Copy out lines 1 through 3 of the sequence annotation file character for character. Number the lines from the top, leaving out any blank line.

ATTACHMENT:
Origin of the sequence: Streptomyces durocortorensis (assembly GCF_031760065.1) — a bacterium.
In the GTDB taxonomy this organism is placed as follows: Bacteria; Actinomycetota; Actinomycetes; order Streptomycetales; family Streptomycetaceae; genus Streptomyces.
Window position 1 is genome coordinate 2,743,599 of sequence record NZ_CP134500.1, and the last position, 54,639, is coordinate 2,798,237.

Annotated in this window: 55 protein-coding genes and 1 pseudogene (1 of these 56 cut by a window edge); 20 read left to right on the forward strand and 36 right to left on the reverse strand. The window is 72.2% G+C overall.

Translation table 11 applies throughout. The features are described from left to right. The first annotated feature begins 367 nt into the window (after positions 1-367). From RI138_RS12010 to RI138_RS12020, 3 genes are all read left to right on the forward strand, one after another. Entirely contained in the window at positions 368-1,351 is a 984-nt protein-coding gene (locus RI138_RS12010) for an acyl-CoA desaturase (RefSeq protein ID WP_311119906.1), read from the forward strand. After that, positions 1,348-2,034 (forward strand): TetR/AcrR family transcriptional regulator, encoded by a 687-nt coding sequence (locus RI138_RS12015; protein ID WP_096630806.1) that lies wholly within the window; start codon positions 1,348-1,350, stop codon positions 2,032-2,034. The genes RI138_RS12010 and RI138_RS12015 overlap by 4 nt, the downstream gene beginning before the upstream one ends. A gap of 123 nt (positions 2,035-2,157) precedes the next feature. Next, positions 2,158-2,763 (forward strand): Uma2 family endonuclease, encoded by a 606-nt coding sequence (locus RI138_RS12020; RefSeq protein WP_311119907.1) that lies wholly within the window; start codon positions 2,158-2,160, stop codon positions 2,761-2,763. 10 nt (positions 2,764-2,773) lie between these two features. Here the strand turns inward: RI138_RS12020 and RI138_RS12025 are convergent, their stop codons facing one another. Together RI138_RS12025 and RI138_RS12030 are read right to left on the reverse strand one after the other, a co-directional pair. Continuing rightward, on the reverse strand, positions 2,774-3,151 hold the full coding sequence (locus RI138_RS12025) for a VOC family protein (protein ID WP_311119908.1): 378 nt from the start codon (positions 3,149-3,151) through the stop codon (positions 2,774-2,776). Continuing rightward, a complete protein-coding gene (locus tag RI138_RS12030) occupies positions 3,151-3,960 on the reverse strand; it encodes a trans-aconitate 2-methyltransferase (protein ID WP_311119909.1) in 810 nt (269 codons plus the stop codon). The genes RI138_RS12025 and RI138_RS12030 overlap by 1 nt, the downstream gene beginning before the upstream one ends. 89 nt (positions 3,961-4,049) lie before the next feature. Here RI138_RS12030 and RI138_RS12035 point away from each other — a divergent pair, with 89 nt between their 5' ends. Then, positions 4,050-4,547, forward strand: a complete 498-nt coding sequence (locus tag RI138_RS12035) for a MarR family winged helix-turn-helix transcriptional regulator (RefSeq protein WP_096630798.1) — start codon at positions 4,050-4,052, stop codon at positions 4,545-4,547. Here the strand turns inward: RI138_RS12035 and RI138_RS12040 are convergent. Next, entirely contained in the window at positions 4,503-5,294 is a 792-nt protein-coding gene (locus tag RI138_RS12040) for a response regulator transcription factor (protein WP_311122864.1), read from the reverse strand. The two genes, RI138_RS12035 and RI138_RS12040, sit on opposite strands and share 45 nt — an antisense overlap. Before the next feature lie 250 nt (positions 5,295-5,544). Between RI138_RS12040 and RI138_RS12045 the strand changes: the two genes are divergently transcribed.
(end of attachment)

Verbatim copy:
Origin of the sequence: Streptomyces durocortorensis (assembly GCF_031760065.1) — a bacterium.
In the GTDB taxonomy this organism is placed as follows: Bacteria; Actinomycetota; Actinomycetes; order Streptomycetales; family Streptomycetaceae; genus Streptomyces.
Window position 1 is genome coordinate 2,743,599 of sequence record NZ_CP134500.1, and the last position, 54,639, is coordinate 2,798,237.